Career Success Takes Savvy. | Decoding Workplace Behavior

We get disgusted, shake our heads, and feel like we’re being played. But we’re not exactly sure why or how. 

Things happen fast at work. Assignments come in droves, meetings fill our calendars, and coworkers/employees want answers. We sense there’s more going on than meets the eye with no time to figure it out. 

Stop. Look. Listen. 

Your career is you future, so you need to watch over it. Sure, there are plenty of people ready to help you. But there are also others who will gladly put their load on your back or position themselves to overshadow you. 

Sometimes these maneuvers are intentional but, most of the time, they aren’t.

No matter where they come from, you need to identify, define, and counteract them professionally. 

What’s really going on here? 

You need ask yourself this question continually as you move through your workday whether you’re a supervisor, manager, or individual contributor. 

When you get a clear picture of how the behaviors of your coworkers are affecting you and the workplace, then you will know what to do. 

Coworkers showcase lots of wonderful behaviors that can help you and your career. It’s the people who do things for self-serving reasons, things that negatively impact your career, who need to be understood and addressed. 

Consider these situations: 

1. You’re a supervisor with an employee who: 

  • Pesters you continuously for advancement, a different cubicle location, or a better productivity rating
  • Claims certain work isn’t his/her job and tries to delegate it up to you
  • Complains about everything from the temperature in the office to the computer software

 The motivation: I can get what I want because these tactics worked before with a previous supervisor, so they will work again now. 

Your action: Deliver a clear denial of the advancement request, a refusal to accept work delegated up, and an intervention to stop the complaining 

2. You have a coworker who always finds a way to be in the company of internal “movers and shakers.” When there’s a meeting or an event, s/he maneuvers to sit with or talk to them, so others don’t have access.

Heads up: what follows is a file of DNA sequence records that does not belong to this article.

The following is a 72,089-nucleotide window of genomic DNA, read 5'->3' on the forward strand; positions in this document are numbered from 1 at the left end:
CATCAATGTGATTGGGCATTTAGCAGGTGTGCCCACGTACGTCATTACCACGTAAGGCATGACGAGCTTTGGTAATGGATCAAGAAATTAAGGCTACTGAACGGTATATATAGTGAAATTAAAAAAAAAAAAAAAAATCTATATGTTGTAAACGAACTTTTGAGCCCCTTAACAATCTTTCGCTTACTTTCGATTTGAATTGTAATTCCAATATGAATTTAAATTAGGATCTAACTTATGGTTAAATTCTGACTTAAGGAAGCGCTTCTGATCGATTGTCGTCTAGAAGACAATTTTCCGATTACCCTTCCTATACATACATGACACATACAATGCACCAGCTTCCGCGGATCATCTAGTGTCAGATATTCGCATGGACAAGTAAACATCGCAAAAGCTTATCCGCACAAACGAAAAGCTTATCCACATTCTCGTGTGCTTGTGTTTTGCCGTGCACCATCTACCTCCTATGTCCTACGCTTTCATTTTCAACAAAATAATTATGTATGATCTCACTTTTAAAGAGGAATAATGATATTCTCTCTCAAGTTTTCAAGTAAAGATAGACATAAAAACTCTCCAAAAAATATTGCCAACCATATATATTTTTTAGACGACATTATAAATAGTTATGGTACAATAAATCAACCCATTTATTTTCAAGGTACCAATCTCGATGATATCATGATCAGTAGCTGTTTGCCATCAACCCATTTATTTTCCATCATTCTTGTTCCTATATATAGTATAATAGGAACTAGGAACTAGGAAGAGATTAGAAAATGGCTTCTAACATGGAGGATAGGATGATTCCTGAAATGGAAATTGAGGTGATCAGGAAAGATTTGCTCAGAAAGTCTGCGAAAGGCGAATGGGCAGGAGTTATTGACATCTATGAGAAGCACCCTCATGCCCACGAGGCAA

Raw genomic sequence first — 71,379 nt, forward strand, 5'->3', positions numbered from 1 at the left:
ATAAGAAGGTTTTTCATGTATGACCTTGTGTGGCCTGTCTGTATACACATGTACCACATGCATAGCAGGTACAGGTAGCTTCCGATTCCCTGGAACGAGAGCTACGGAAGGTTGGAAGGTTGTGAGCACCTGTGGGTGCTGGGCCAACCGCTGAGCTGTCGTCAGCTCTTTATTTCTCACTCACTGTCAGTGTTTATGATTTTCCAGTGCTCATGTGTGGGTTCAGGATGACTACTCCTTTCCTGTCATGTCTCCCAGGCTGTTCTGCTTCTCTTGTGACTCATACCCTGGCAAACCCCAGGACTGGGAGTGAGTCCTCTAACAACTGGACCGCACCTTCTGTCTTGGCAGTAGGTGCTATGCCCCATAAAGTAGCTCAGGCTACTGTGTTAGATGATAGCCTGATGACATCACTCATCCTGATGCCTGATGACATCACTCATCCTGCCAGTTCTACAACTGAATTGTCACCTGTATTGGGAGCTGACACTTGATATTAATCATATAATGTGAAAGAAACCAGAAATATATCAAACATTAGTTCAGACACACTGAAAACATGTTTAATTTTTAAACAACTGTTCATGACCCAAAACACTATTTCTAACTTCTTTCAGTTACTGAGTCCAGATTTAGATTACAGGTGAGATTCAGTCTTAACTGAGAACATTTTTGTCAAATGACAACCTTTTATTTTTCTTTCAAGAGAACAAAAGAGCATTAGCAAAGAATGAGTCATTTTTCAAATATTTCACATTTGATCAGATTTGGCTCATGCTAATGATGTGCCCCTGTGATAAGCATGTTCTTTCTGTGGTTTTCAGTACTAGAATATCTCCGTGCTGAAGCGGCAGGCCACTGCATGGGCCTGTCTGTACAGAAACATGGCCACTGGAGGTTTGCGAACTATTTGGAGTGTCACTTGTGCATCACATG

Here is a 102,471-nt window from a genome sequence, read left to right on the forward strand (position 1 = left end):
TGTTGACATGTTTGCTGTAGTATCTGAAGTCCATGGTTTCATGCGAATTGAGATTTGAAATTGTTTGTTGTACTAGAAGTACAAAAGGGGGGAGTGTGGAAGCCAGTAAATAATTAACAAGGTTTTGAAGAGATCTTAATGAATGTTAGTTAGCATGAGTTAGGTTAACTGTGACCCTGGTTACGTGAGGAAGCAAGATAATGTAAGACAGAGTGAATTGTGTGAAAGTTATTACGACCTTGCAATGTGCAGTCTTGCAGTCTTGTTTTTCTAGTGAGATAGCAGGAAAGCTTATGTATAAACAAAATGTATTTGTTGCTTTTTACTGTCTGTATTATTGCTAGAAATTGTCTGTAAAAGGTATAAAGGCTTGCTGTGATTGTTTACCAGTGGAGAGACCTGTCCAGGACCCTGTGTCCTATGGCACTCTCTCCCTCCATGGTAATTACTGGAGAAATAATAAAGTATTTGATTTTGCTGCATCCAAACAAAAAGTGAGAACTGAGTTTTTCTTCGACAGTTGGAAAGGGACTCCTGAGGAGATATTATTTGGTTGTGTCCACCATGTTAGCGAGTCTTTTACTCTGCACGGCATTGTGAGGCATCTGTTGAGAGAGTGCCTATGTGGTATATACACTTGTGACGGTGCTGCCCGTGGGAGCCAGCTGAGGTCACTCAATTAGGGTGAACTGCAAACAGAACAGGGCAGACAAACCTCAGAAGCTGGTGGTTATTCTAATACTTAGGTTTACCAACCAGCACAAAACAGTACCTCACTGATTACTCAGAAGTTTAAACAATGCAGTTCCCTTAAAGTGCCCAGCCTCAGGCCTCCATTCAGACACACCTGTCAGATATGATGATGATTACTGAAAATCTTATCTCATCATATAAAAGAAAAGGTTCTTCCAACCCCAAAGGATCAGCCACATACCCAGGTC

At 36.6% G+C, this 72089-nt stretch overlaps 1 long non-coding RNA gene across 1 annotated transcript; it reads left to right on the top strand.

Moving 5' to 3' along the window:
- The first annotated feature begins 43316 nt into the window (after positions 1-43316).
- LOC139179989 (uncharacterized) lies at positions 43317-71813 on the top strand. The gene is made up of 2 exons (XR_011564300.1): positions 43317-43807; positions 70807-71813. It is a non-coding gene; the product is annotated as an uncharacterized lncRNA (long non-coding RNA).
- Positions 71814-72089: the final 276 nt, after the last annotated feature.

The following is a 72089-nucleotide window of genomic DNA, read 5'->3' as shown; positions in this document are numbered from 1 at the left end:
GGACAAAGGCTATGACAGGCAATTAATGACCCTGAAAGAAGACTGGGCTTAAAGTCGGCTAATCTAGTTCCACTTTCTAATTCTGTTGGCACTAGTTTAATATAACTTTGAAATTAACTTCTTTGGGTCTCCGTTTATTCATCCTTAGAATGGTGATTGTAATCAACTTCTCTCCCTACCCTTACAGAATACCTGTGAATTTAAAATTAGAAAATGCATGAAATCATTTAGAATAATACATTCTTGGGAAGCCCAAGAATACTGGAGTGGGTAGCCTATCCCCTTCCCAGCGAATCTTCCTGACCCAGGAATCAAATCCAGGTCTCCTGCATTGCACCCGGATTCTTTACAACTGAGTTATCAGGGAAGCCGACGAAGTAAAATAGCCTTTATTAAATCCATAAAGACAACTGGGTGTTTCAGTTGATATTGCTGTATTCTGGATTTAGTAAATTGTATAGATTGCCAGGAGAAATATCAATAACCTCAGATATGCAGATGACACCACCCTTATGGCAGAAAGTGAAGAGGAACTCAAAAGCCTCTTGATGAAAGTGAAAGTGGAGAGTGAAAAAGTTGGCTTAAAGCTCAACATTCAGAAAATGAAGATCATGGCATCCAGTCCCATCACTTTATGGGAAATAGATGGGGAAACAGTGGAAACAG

The motivation: S/he believes that the appearance of an alliance with key people rubs off, increasing his/her influence and opportunity. 

Your action: Periodically, join in those conversations with leaders (yes, insert yourself!); build alliances of your own that are more subtle and have real substance. 

3. Your colleague asks excessive questions whether you’re together one-on-one or at a meeting. You have another colleague who constantly challenges the logic, viability, and relevance of every new idea or past practice. 

Their motivation: They know that one way to hide their lack of skills and knowledge is to defer action. So they use questions and challenges to appear smart and avoid committing to delivering results, sidestepping accountability. 

Your action: After the questions and/or challenges are presented, ask your colleague(s) to commit to a specific action and give them a time to present the results. Make your own commitment to act, leading by example. 

Build savvy using salve 

Even if your colleagues are pulling the wool over the boss’s eyes, they need to know it’s not working with you. 

Three things are important here: You need to: 

  • See what’s going on around you and how it is affecting your career
  • Counteract behaviors that can/may spill over to you in unwanted ways
  • Let people know that you see what they are doing and are ready to respond 

This isn’t done in a confrontational way. Subtle actions can be very powerful. 

When you’re savvy, you know how to prevent the wrong work from being dumped on you, to build appropriate alliances, and earn respect from your colleagues. 

Please take a minute and make a list of the people who make you shake your head. Then add your observations about their behaviors. Try your hand at tapping into their motivations and taking an action. Now watch your savvy grow.

16 thoughts on “Career Success Takes Savvy. | Decoding Workplace Behavior

  1. Good post! #3 was me, which really is proof I belong on my own. I had enough nonsense from top level execs making irrational demands that middle managers know are irrational but are too afraid to say so, leaving the grunt workers like me to do pointless work. (And validation always, always came weeks, months or a year later when the demands were proven to not be viable.)

    I was not a yes sir employee though I was nice about it. 😉